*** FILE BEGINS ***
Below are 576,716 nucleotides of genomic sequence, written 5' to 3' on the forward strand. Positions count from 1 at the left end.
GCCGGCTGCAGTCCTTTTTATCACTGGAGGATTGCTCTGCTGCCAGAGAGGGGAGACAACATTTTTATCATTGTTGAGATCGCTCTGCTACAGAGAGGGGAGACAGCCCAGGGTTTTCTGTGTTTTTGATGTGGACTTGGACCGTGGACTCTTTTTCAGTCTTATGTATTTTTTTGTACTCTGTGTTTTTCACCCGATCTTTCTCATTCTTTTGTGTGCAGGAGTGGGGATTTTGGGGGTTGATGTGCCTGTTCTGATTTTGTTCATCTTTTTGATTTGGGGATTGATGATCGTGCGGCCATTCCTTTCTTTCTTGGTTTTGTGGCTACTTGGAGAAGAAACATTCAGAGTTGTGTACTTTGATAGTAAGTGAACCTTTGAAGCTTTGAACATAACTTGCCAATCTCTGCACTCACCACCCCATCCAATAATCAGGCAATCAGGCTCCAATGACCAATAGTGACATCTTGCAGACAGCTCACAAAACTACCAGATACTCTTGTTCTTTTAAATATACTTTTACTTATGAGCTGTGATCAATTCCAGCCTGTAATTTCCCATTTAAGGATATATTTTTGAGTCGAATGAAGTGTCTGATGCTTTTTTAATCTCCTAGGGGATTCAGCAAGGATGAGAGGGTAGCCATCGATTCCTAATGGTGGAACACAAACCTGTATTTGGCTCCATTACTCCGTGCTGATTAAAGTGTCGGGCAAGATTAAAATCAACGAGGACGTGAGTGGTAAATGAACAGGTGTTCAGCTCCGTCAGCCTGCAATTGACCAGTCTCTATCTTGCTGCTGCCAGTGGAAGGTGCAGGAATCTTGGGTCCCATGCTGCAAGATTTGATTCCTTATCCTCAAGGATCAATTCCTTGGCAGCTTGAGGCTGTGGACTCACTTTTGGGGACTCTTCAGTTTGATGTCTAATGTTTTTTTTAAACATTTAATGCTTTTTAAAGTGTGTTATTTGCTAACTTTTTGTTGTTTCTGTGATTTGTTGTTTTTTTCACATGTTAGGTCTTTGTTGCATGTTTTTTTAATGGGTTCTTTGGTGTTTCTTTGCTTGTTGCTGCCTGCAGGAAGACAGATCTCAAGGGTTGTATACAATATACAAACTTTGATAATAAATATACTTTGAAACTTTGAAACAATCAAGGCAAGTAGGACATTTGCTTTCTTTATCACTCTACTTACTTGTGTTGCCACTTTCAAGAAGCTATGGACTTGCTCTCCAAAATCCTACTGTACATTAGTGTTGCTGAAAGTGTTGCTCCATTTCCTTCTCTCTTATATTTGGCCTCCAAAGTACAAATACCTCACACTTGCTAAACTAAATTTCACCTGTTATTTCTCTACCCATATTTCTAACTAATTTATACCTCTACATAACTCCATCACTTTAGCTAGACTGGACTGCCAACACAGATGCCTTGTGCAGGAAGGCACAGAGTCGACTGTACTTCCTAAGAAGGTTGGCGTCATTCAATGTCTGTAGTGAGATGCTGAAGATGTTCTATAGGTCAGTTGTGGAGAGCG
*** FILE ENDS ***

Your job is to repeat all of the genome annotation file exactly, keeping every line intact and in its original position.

Below are 576,716 nucleotides of genomic sequence, written 5' to 3' on the forward strand. Positions count from 1 at the left end.
GCCGGCTGCAGTCCTTTTTATCACTGGAGGATTGCTCTGCTGCCAGAGAGGGGAGACAACATTTTTATCATTGTTGAGATCGCTCTGCTACAGAGAGGGGAGACAGCCCAGGGTTTTCTGTGTTTTTGATGTGGACTTGGACCGTGGACTCTTTTTCAGTCTTATGTATTTTTTTGTACTCTGTGTTTTTCACCCGATCTTTCTCATTCTTTTGTGTGCAGGAGTGGGGATTTTGGGGGTTGATGTGCCTGTTCTGATTTTGTTCATCTTTTTGATTTGGGGATTGATGATCGTGCGGCCATTCCTTTCTTTCTTGGTTTTGTGGCTACTTGGAGAAGAAACATTCAGAGTTGTGTACTTTGATAGTAAGTGAACCTTTGAAGCTTTGAACATAACTTGCCAATCTCTGCACTCACCACCCCATCCAATAATCAGGCAATCAGGCTCCAATGACCAATAGTGACATCTTGCAGACAGCTCACAAAACTACCAGATACTCTTGTTCTTTTAAATATACTTTTACTTATGAGCTGTGATCAATTCCAGCCTGTAATTTCCCATTTAAGGATATATTTTTGAGTCGAATGAAGTGTCTGATGCTTTTTTAATCTCCTAGGGGATTCAGCAAGGATGAGAGGGTAGCCATCGATTCCTAATGGTGGAACACAAACCTGTATTTGGCTCCATTACTCCGTGCTGATTAAAGTGTCGGGCAAGATTAAAATCAACGAGGACGTGAGTGGTAAATGAACAGGTGTTCAGCTCCGTCAGCCTGCAATTGACCAGTCTCTATCTTGCTGCTGCCAGTGGAAGGTGCAGGAATCTTGGGTCCCATGCTGCAAGATTTGATTCCTTATCCTCAAGGATCAATTCCTTGGCAGCTTGAGGCTGTGGACTCACTTTTGGGGACTCTTCAGTTTGATGTCTAATGTTTTTTTTAAACATTTAATGCTTTTTAAAGTGTGTTATTTGCTAACTTTTTGTTGTTTCTGTGATTTGTTGTTTTTTTCACATGTTAGGTCTTTGTTGCATGTTTTTTTAATGGGTTCTTTGGTGTTTCTTTGCTTGTTGCTGCCTGCAGGAAGACAGATCTCAAGGGTTGTATACAATATACAAACTTTGATAATAAATATACTTTGAAACTTTGAAACAATCAAGGCAAGTAGGACATTTGCTTTCTTTATCACTCTACTTACTTGTGTTGCCACTTTCAAGAAGCTATGGACTTGCTCTCCAAAATCCTACTGTACATTAGTGTTGCTGAAAGTGTTGCTCCATTTCCTTCTCTCTTATATTTGGCCTCCAAAGTACAAATACCTCACACTTGCTAAACTAAATTTCACCTGTTATTTCTCTACCCATATTTCTAACTAATTTATACCTCTACATAACTCCATCACTTTAGCTAGACTGGACTGCCAACACAGATGCCTTGTGCAGGAAGGCACAGAGTCGACTGTACTTCCTAAGAAGGTTGGCGTCATTCAATGTCTGTAGTGAGATGCTGAAGATGTTCTATAGGTCAGTTGTGGAGAGCG